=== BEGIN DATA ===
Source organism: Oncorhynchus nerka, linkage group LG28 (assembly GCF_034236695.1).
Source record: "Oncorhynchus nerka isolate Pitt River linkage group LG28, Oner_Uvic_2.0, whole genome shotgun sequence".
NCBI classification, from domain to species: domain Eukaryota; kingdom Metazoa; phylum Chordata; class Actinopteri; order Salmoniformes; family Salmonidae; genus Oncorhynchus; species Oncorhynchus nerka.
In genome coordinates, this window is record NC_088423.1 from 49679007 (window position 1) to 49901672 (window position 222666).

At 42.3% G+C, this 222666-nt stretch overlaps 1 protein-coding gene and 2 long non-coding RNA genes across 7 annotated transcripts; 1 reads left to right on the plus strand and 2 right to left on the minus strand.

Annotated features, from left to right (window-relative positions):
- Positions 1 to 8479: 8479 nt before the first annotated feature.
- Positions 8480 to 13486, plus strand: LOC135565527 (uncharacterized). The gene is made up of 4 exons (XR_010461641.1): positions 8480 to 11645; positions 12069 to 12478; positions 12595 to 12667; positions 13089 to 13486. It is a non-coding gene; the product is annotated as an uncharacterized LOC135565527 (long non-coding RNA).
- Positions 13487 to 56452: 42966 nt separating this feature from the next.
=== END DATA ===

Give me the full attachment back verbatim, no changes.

Source organism: Oncorhynchus nerka, linkage group LG28 (assembly GCF_034236695.1).
Source record: "Oncorhynchus nerka isolate Pitt River linkage group LG28, Oner_Uvic_2.0, whole genome shotgun sequence".
NCBI classification, from domain to species: domain Eukaryota; kingdom Metazoa; phylum Chordata; class Actinopteri; order Salmoniformes; family Salmonidae; genus Oncorhynchus; species Oncorhynchus nerka.
In genome coordinates, this window is record NC_088423.1 from 49679007 (window position 1) to 49901672 (window position 222666).

At 42.3% G+C, this 222666-nt stretch overlaps 1 protein-coding gene and 2 long non-coding RNA genes across 7 annotated transcripts; 1 reads left to right on the plus strand and 2 right to left on the minus strand.

Annotated features, from left to right (window-relative positions):
- Positions 1 to 8479: 8479 nt before the first annotated feature.
- Positions 8480 to 13486, plus strand: LOC135565527 (uncharacterized). The gene is made up of 4 exons (XR_010461641.1): positions 8480 to 11645; positions 12069 to 12478; positions 12595 to 12667; positions 13089 to 13486. It is a non-coding gene; the product is annotated as an uncharacterized LOC135565527 (long non-coding RNA).
- Positions 13487 to 56452: 42966 nt separating this feature from the next.